• PheonixFeather

    If the couples didn’t end up being together Hermione and Harry wouldn’t have the figurative AND physical relationship with the Weaslys..Its nice that in the end that there all connected in so many levels.
    Also Harry ends up with a big family and hermione is the wife of his brother-in-law!

  • Deepti Dani

    Ron and Hermione are a case of opposites attract yes and the article is right in saying that this can get old after a while. But if you go through the books, after a while like say Goblet of Fire… their banter is more affectionate but when they do fight it is very hurtful because they know what they feel with each other (Ron dating Lavender in Half Blood Prince). They are also connected with their concern for Harry.
    Harry and Ginny are connected through Voldemort and share a deep understanding for that darkness that Ron and Hermione cannot even begin to understand. Ginny also is the only one who surprises Harry in his life. He is surprisingly attracted to her unpredictable and outspoken nature. Also while somewhere he was used to girls falling for him without knowing him, it surprised him that Ginny didn’t do so and went on to date other people. That brought out her strong nature and relieved him that she was not dependent on him.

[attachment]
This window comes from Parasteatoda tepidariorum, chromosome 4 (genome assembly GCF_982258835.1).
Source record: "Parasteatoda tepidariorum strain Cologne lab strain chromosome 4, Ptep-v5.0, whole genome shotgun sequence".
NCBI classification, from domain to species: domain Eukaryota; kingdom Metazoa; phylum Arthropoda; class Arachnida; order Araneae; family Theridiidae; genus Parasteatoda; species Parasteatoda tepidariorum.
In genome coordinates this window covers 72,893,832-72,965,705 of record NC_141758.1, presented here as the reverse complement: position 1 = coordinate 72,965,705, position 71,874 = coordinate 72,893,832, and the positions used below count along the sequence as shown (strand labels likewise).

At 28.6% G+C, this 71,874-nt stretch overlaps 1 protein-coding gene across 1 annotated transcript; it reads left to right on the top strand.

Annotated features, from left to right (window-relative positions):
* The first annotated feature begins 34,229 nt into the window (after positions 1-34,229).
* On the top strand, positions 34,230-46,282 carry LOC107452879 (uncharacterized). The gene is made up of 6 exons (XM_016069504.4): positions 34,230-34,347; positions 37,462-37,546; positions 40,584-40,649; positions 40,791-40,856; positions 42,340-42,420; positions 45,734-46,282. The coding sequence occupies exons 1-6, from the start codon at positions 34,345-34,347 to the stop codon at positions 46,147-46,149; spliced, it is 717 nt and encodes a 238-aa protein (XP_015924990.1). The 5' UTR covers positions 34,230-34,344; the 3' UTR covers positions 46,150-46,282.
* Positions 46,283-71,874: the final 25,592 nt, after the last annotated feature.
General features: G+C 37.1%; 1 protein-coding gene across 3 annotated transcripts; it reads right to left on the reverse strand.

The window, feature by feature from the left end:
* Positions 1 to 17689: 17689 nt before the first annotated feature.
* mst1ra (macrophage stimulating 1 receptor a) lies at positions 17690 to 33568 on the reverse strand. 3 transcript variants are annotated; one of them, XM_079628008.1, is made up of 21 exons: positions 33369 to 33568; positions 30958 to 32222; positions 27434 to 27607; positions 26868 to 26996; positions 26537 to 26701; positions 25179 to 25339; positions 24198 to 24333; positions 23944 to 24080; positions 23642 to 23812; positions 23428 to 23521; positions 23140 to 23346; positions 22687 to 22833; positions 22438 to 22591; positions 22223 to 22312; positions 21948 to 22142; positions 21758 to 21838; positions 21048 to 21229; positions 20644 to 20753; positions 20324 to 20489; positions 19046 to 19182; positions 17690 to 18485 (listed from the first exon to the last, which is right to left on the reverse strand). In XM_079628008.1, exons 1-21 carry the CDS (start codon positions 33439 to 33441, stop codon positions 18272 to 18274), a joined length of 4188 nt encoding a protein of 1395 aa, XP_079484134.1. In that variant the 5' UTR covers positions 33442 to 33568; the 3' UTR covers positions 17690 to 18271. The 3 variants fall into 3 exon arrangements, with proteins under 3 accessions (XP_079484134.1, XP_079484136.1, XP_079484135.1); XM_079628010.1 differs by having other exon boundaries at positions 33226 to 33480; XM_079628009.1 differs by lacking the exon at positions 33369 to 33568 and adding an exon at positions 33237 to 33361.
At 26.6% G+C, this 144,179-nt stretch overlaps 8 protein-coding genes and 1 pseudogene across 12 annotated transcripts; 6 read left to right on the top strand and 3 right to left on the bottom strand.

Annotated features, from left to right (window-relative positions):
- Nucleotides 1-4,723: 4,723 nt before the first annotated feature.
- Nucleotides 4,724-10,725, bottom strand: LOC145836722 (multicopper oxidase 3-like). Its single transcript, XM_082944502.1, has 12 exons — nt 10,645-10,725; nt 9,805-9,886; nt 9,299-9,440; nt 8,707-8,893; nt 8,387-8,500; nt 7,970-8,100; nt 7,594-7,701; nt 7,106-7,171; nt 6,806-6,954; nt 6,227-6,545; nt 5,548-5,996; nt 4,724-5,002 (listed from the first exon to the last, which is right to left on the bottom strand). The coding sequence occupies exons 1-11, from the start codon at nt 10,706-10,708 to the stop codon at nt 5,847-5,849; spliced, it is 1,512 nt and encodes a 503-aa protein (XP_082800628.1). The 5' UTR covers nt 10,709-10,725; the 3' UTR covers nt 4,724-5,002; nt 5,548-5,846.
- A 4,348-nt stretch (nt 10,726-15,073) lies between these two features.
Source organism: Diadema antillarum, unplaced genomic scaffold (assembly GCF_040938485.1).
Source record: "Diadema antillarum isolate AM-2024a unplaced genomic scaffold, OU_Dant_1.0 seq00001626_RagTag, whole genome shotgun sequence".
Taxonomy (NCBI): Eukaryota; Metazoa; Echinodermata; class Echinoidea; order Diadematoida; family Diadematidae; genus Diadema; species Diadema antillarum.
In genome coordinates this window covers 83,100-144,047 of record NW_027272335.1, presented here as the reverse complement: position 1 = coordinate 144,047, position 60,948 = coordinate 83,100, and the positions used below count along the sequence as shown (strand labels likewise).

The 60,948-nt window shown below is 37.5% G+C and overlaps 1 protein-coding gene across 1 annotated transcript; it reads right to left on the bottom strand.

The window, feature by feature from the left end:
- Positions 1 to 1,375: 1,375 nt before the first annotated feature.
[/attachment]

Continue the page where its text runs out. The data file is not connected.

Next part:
• phoenixflame22

    The first thing I’ll say is that I am a H/Hr shipper, but that is mainly because their relationship is the only one that truly is shown throughout the series. R/Hr just screams opposites attract, and that they are both Harry’s best friends. Aside from being Harry’s best friends and being Gryffindors, they don’t have much in common. The same could be said of Harry and Ginny, they don’t get a lot of screen/page time which really hurts that relationship’s development. It just jumps out and slaps people in the face.

    Ron/Hermione: Ron treats Hermine a lot like Ginny as well, he blows up at Corner when he finds out that Ginny is dating Michael in OotP just like he does to Hermione with Krum. Ron constantly belittles Hermione’s beliefs: House Elves, studying, muggles themselves (read the epilogue, getting his driver’s license). Sure, it can be said that younger boys will pull a girl’s hair, or pick on them to show affection but that is when they are CHILDREN, not teenagers. Ron doesn’t really change his attitude toward Hermione during the entire series, Hermione seemingly ‘dumbs’ herself down to get along with him.